Written by Christopher R. Seitz, ed. Reviewed By Simon Gathercole

In a famous series of lectures given in his visit to the USA in 1962. Karl Barth put forward his positive vision of evangelical theology (later published in expanded form under the title Evangelical Theology: An Introduction). This is not the same as the evangelical theology with which most Themelios readers would be familiar (with its emphases on the infallibility of Scripture, the cross, conversion, etc.), but rather represents itself as the task whereby the Christian simply engages with and witnesses to the God who is revealed in the gospel, in Jesus Christ. This evangelical theology is one that sees itself in continuity with the NT, the creeds, and (in Barth’s case) the Protestant Reformation, but which is essentially an ecumenical, humble and modest enterprise. It is also not merely a subset of Protestant theology, since evangelical theology—on Barth’s definition—is as present in branches of Roman Catholicism and Eastern Orthodoxy as it is absent in certain strands of Protestantism.

It is much the same spirit that animates the present volume, an exposition of the Nicene Creed by many of the world’s leading dogmaticians. After an interesting first chapter by editor Seitz, on ‘Our help is in the name of the Lord, the maker of heaven and earth’, the need four chapters have a christological focus. In an excellent piece, Alan Torrance highlights the incoherence of Arianism in its consignment of God to distance from his creation; if Christ is not ‘of one substance with the Father’, then humanity’s encounter with the Son is not actually an encounter with God. Gunton, similarly, draws attention to the way in which only God has power to overcome sin and death, again showing up the inadequacy of Arian christology, a heresy which Gunton sees not as ancient history, but as a recurrent and still present problem.

Somewhat more disappointing is the essay by Robert Jenson on the ‘For us … He was made man’. Here, as in his recent two-volume systematic theology, Jenson opposes vigorously the traditional doctrine of the pre-existence of Christ. He somewhat breathtakingly presents his view as one which has continually through the course of Christian history jostled with a pre-existence christology (77). To this latter view, in which the eternal Son has always been in fellowship with the Father prior to the incarnation, Jenson responds:

But on this reading the Son’s identity as a man threatens to become unthinkable. This story of an eternal Son who at first is not man, and then later on is, imposes severe difficulties.

He appeals both to Scripture and to tradition in the course of his argument, but does not seem at all inhibited either by the biblical evidence against him, or by the almost unanimous witness of church history.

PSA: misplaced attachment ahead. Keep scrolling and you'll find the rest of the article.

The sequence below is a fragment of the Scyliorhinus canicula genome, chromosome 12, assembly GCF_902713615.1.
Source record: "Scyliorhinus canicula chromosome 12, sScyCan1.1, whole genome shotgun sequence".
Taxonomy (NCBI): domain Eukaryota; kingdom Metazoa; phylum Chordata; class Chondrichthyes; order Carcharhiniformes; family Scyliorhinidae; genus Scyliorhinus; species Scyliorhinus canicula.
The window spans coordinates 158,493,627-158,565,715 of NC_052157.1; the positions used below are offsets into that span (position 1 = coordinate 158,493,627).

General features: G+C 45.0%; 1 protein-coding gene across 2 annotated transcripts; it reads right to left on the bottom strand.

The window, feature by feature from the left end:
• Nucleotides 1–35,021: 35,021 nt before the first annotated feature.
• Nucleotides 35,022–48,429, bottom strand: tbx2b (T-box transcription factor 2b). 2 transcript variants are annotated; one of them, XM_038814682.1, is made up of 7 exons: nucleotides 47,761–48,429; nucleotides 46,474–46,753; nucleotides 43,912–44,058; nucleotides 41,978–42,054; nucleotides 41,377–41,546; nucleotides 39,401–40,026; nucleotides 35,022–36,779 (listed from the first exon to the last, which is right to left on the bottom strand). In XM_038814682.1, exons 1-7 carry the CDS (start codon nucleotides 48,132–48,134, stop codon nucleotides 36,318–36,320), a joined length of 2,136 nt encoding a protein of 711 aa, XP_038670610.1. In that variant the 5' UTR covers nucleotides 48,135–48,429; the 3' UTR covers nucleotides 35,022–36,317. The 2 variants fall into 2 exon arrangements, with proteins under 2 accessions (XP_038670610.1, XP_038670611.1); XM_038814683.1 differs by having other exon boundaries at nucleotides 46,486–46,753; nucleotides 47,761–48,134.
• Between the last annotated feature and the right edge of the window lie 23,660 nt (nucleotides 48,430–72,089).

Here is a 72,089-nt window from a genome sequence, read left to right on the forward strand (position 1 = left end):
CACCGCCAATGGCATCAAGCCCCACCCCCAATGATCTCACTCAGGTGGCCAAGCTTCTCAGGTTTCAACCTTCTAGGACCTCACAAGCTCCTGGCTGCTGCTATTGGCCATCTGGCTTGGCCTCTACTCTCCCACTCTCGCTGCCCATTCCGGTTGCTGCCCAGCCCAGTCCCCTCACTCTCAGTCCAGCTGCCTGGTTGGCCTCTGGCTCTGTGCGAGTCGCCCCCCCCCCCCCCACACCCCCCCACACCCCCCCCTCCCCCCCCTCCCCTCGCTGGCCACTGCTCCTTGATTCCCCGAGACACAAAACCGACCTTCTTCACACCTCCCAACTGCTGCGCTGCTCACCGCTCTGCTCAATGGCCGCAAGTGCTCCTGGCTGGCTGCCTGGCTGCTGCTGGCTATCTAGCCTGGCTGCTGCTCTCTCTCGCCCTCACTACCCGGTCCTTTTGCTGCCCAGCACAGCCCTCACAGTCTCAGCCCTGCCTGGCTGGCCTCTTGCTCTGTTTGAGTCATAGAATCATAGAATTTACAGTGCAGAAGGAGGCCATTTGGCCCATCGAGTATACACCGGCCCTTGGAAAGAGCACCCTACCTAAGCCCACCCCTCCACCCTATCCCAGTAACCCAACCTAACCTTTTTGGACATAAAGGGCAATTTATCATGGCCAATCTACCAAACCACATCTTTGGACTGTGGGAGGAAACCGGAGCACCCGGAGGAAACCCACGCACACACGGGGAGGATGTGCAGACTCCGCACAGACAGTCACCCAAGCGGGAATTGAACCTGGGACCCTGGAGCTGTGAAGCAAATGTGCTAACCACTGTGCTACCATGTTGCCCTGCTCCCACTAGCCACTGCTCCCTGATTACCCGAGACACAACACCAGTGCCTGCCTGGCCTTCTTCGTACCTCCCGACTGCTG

Other contribution come from David Yeago (‘Crucified also for us under Pontius Pilate’); Carl Braaten (‘The Reality of the Resurrection’); Thomas Smail (‘The Holy Spirit in the Holy Trinity’); Kathryn Greene-McCreight (‘He spoke through the prophets’); William Abraham (‘I believe in one holy catholic and apostolic church’); Susan Wood (‘One Baptism for the Forgiveness of Sins’); and Vigen Guroian (‘I look for the resurrection’). Ephraim Render provides a closing essay on our response to the Creed. Douglas Farrow (148) and John Webster (in a helpful essay on the nature and function of creeds) both highlight, crucially, that creeds must not be mumbled, but should be shouted from the rooftops. As Webster puts it: ‘To confess is to testify—and to testify with a bit of noise’ (122). If there is a tension in the general tenor of some (not all) of these essays, it lies at the same point of tension as in Barth’s Evangelical Theology. There is an intrinsic problem with an approach which on the one hand wants to be modest, avoiding the claim to having yielded better results than other theological approaches, but which at the same time sees itself as rooted in the Bible and the creeds. The Bible and the creeds alike are of course concerned with controversy and with competing claims to truthfulness. Philip Turner’s sideswipe, in his introduction to the present book, at the ‘dogmatic certainties’ of evangelicals is all very well, but proclaiming the Nicene Creed with the loudness which it demands should have the double function (let not man put them asunder) both of witness and worship, and of what the Pastoral Epistles call rebuking and correcting.

Simon Gathercole

Simon Gathercole
Cambridge University
Cambridge, England, UK